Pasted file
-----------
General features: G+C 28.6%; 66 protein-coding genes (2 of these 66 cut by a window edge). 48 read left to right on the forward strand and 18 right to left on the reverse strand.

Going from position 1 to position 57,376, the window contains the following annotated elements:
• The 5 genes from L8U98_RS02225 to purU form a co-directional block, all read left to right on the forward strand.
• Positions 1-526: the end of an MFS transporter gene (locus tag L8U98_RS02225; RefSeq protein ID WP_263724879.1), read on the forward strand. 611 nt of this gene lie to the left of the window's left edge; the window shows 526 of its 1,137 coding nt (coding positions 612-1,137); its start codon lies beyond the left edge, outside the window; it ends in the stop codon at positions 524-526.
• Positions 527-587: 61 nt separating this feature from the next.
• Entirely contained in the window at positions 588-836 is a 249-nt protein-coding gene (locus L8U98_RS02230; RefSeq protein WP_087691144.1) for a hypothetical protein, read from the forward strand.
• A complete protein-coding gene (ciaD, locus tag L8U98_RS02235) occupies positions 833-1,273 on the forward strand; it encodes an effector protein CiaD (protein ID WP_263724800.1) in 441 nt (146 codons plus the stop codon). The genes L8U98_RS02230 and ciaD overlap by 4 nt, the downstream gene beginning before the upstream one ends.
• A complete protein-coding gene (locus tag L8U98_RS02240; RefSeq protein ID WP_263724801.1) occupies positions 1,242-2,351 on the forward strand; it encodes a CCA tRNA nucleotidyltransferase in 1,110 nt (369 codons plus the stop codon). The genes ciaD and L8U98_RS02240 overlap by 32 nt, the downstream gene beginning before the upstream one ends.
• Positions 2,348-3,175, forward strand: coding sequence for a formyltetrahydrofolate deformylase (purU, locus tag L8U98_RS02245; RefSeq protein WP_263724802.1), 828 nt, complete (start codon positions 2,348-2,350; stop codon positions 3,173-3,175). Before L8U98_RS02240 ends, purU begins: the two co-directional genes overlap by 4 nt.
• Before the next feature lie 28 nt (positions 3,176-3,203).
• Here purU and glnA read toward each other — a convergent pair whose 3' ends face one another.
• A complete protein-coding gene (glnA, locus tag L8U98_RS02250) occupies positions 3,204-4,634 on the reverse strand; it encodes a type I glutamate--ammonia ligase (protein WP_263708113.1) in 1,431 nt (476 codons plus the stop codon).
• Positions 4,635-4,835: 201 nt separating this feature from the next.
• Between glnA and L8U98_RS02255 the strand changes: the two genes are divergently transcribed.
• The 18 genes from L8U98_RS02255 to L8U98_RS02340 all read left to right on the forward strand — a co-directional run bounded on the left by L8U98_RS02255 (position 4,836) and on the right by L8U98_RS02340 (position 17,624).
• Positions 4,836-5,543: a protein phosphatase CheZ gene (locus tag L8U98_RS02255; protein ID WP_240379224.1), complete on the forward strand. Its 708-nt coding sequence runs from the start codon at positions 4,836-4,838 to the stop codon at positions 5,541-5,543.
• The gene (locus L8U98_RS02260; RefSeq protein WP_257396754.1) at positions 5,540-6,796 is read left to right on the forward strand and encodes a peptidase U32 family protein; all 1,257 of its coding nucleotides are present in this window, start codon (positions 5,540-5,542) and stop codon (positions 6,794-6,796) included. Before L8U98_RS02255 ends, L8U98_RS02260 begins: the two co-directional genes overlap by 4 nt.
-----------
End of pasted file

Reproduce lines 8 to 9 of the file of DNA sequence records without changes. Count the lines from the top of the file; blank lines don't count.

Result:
• A complete protein-coding gene (locus tag L8U98_RS02240; RefSeq protein ID WP_263724801.1) occupies positions 1,242-2,351 on the forward strand; it encodes a CCA tRNA nucleotidyltransferase in 1,110 nt (369 codons plus the stop codon). The genes ciaD and L8U98_RS02240 overlap by 32 nt, the downstream gene beginning before the upstream one ends.
• Positions 2,348-3,175, forward strand: coding sequence for a formyltetrahydrofolate deformylase (purU, locus tag L8U98_RS02245; RefSeq protein WP_263724802.1), 828 nt, complete (start codon positions 2,348-2,350; stop codon positions 3,173-3,175). Before L8U98_RS02240 ends, purU begins: the two co-directional genes overlap by 4 nt.